Nwoya Farmers Turn To Cashew Nut Growing

NWOYA –Slumping crop prices have shifted farming in the northern district of Nwoya to the high-priced cashew nut.

The district recently received 5,714 cashew nut seedlings from the government’s Operation Wealth Creation program.

Interviewed for this story, Lt. Colonel Alfred Olak, the Operation Wealth Creation Coordinator Nwoya district, told theCooperator that seedlings are given to farmers with prepared gardens.

“We have also prioritized cashew nuts among the enterprises that we give to our people. Cashew nut is a high-value crop that can fetch a lot of money if a farmer takes good care of it. This is not a cheap crop,” Olak said.

Omony Denis, a local farmer in Anaka Town Council, Nwoya district, said he received 120 seedlings, which he has planted and expects to start harvesting in two years.

“I am told one can harvest cashew nuts for several years so I am taking these cashew nut seedlings as my retirement package,” said Omony, who initially planned to plant eucalyptus trees.

He said he was advised to space the planting by 7X7, 8X8, 9X9, or 10X10 meters.

Cana Brian, another farmer in Tochi village, Koch Goma Sub County, said he began eyeing cashew nuts after realizing they are pricey.

He received 280 seedlings, which he planted on five acres.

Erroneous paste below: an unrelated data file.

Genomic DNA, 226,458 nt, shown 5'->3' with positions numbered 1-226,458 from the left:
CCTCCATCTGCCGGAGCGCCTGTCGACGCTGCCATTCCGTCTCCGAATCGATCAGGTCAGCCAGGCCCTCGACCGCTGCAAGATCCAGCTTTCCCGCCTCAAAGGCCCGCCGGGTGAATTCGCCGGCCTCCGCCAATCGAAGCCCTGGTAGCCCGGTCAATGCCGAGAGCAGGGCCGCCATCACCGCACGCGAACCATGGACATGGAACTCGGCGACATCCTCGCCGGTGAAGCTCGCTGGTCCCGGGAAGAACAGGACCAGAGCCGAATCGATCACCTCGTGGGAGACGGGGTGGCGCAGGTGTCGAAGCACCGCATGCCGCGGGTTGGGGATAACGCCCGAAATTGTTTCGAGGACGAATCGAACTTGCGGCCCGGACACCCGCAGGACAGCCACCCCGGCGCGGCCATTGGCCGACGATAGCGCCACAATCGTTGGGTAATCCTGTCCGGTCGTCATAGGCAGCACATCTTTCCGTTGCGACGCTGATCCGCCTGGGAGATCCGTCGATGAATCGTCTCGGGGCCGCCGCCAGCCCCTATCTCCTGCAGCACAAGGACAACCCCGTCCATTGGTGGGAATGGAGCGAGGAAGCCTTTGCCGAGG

Cana has been growing jackfruits and mangoes. “I got interested in cashew nuts after seeing how expensively they are sold in supermarkets.”

A 75 grams packet of cashew nuts is sold at Shs 6,000 in most supermarkets in Gulu.

Alfred Kilama, the district agricultural officer, said cashew nut growing is not entirely new in the district because some commercial farmers and a few individuals have already planted the crop.

“Some commercial and individual farmers got the cashew nuts two years ago from the National Agricultural Research Organization-NARO under the National Agricultural Advisory Services-NAADS and have planted cashew nuts on large scale. One commercial farmer has 200 acres of Cashew trees, which have started flowering,” he said.

“We have demonstration farms where farmers who have planted cashew nuts can go and get knowledge on how to take care of the trees. If they take good care of the cashew nuts, then they should be able to flower after two years,” Kilama added.

Asked how big the cashew market is, the agriculture officer said the nuts will be supplied to processing factories in districts like Soroti, Kiryandongo, and Kampala.

The challenge is farmers have to keep pests and diseases at bay and ensure that they give the trees enough manure, Kilama said.

He said plans are underway to organize farmers into cooperative groups.

Kakuru Timonthy, a system administrator at the Operation Wealth Creation secretariat in Kampala, said the cashew nut was introduced as an enterprise in the Operation Wealth Creation (OWC) program in 2019.

He said beneficiary districts include; Katakwi, Nwoya, Kapelebyong, Bulambuli, Kaberamaido, Soroti, Bukedea, Kumi, Amuru, Napak, Nakasongola, and Serere.

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